I highly recommend Toddy Henry’s Herding Tigers to both management and creatives. Creatives will recognize themselves and management will be enlightened by Henry’s timeless and timely book. Herding Tigers isn’t just one of the best books on leadership I have read this year; it just might be one of the best books leadership I’ve ever read.

We Interrupt This Blog for This Special and Important Announcement!

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According to Sheryl Dee, her book Rhythm and the Body Electric is contemporary romantic fiction that is as turns dark, funny and quite erotic. It follows a woman’s journey to life that fulfills her both emotionally and creatively even though she has to deal with several personal obstacles along the way. Interspersed throughout Rhythm and the Body Electric is Dee’s provocative and sensual poetry.

Speak in Short Words

Speak in short words, each breath stolen from the divine.

Slip the grip of time. 

Slay beastly doubts with dazzling strokes.

Open your throat. Eat your foe. 

Burn, build or braid a way.

Heal with hands, hymns and heat. 

Give more than you get.

Sing a unified theory in ten lines or less. 

Each day, chase genius. Find grace.

The following is a brief synopsis of Rhythm and the Body Electric provided by the author:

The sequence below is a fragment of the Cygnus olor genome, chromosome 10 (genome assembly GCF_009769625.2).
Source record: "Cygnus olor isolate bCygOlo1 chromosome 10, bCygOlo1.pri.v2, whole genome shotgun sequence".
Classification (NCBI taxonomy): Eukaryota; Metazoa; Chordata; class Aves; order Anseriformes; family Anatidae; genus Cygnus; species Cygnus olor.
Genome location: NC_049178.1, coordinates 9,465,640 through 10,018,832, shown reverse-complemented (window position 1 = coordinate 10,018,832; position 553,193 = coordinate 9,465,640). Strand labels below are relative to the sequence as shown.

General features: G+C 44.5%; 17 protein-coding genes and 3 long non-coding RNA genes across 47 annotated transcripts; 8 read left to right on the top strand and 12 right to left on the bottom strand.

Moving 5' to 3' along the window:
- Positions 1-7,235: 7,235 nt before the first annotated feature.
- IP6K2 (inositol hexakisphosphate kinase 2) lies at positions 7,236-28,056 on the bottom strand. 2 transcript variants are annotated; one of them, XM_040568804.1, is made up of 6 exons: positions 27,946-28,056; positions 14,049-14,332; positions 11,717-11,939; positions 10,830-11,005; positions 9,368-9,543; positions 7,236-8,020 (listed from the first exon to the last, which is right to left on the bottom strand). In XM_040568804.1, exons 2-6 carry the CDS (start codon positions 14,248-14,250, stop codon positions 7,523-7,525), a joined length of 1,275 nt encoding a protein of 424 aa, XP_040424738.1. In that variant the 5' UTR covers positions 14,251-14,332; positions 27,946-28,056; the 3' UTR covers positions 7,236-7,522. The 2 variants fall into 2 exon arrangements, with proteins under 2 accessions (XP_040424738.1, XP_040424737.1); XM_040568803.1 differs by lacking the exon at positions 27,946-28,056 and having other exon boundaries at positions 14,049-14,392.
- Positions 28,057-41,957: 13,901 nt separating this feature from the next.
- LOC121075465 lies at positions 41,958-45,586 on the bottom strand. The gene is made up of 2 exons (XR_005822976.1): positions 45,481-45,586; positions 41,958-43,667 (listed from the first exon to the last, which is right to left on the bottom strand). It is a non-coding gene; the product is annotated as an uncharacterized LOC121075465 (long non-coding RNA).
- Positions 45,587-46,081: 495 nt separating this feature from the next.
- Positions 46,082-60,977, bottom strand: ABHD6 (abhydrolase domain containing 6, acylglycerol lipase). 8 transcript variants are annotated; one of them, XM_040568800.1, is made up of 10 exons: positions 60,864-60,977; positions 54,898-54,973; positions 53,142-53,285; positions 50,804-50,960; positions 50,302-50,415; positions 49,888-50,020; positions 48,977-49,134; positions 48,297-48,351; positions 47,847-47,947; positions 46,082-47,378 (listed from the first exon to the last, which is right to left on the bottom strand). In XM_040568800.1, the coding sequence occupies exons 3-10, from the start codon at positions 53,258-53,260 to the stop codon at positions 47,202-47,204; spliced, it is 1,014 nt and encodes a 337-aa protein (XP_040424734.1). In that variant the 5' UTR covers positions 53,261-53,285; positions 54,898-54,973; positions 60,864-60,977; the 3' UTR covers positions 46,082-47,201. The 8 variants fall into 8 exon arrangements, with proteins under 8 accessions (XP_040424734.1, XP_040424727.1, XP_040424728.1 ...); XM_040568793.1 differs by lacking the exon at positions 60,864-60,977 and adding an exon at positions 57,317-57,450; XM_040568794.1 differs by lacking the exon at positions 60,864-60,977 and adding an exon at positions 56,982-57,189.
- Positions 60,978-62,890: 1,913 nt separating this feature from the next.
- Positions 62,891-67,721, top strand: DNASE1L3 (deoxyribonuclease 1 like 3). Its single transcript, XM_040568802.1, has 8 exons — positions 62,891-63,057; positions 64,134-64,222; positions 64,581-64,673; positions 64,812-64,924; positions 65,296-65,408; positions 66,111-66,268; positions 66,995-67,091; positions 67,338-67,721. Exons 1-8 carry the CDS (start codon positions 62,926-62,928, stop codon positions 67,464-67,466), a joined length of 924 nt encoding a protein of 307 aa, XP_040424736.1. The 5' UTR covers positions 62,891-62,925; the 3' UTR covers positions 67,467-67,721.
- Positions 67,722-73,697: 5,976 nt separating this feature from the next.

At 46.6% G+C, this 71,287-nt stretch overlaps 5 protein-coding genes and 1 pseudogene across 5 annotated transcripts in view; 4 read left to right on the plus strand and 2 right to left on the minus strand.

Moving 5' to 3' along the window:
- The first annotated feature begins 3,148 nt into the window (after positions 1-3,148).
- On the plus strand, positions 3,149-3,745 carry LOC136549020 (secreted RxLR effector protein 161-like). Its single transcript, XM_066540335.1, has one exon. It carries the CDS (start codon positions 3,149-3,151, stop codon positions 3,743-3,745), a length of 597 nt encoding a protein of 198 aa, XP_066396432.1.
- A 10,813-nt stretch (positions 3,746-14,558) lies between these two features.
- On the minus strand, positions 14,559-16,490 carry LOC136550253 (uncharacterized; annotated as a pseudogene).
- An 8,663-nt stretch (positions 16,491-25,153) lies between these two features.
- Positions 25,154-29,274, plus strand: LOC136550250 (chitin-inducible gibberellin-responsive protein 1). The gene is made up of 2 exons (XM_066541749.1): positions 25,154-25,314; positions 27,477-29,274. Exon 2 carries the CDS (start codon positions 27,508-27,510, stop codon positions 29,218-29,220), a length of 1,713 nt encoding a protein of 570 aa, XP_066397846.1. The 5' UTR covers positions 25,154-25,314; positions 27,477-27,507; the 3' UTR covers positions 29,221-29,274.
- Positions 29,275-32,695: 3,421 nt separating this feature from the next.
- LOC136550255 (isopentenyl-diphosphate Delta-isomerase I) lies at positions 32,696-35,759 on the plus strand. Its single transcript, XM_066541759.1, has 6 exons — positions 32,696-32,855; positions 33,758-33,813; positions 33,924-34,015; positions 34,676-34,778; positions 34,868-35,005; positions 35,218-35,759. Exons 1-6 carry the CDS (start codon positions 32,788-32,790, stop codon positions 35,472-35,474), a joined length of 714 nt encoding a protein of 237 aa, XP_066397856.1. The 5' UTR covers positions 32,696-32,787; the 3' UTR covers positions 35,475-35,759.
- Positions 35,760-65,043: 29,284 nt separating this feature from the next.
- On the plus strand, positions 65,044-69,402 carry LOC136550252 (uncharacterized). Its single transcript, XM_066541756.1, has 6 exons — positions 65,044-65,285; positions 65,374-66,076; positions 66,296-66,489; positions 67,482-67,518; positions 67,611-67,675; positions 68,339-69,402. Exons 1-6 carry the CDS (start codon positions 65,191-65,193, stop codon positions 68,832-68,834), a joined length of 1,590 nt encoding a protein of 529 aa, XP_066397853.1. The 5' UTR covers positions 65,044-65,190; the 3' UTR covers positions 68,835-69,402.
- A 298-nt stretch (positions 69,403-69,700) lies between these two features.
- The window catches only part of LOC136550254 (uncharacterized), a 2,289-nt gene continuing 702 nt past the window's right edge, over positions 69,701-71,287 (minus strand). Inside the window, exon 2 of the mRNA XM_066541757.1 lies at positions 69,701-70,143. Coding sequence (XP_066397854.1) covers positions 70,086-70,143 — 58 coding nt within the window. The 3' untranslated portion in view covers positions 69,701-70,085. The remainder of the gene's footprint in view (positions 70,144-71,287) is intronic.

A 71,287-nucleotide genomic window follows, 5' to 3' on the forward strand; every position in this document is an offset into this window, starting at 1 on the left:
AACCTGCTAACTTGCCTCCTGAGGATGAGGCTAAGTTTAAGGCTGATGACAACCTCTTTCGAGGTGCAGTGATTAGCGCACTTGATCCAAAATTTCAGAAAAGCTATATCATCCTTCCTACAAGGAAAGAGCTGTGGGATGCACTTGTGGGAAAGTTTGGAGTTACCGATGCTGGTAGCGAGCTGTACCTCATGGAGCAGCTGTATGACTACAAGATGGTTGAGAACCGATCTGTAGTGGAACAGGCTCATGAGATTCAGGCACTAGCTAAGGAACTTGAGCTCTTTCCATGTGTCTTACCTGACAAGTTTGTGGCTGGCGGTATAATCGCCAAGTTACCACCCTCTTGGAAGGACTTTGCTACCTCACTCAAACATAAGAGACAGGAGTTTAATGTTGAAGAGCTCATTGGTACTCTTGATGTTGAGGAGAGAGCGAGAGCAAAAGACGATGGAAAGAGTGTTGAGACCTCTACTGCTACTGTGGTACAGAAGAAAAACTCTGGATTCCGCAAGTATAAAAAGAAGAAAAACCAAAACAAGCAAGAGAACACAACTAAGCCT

“Virginia’s got her sexy, silly groove back and is ready to rock the world, but will love, lust and dangerous desire kill the music?

Environmental engineer Virginia “V.” Will, the youngest in a protective, Southern family, has played it safe for years. The death of her adventurous mother is a wake-up call. At age 39, V. leaves her job and joins the D.C. band Love Bunny as a drummer, but she wants more than just a drum throne and a voyeur’s view of the wild parties of her twenty-something bandmates. Just when she thinks her family was wrong about the dangers of the nightlife, she starts feeling very out of sorts at a band party. And did she just hallucinate her favorite actor Jack Leeds? Not good.

Jack Leeds knows how to blend into the background to enjoy a beautiful talent. He sees V. at a Love Bunny show. He must have her. He plans to approach V. at a listening party, where her odd behavior interrupts his kinky preoccupations. Can he keep her safe and protect his TV career and his heart?

Hot sex, soulful art, empowerment, obsession and violent secrets give the lust and love story of Jack and V. its own seductive rhythm, now accentuated with layered, provocative and lyrical pieces from the author (me), an award-winning poet.

Fans of BWWM romance, leading ladies with a sense of humor, power exchange, poetry, erotica and nerds getting love will have a blast dancing to the beat of Jack and V.”

Ms. Dee was also kind enough to provide a glimpse of Rhythm and the Body Electric through the first chapter:

Chapter 1 Bold Bunny Beat

Rumble and caress cohere. As the beat fades, sorrow and hope wash over me in waves.

Gavin tips his pork pie hat and says, “And that, my friends, is yet another reason we’re so lucky to have our V. Show some love for her.”

Scattered across the crowd, my friends clap and hoot. The love on their faces lifts me.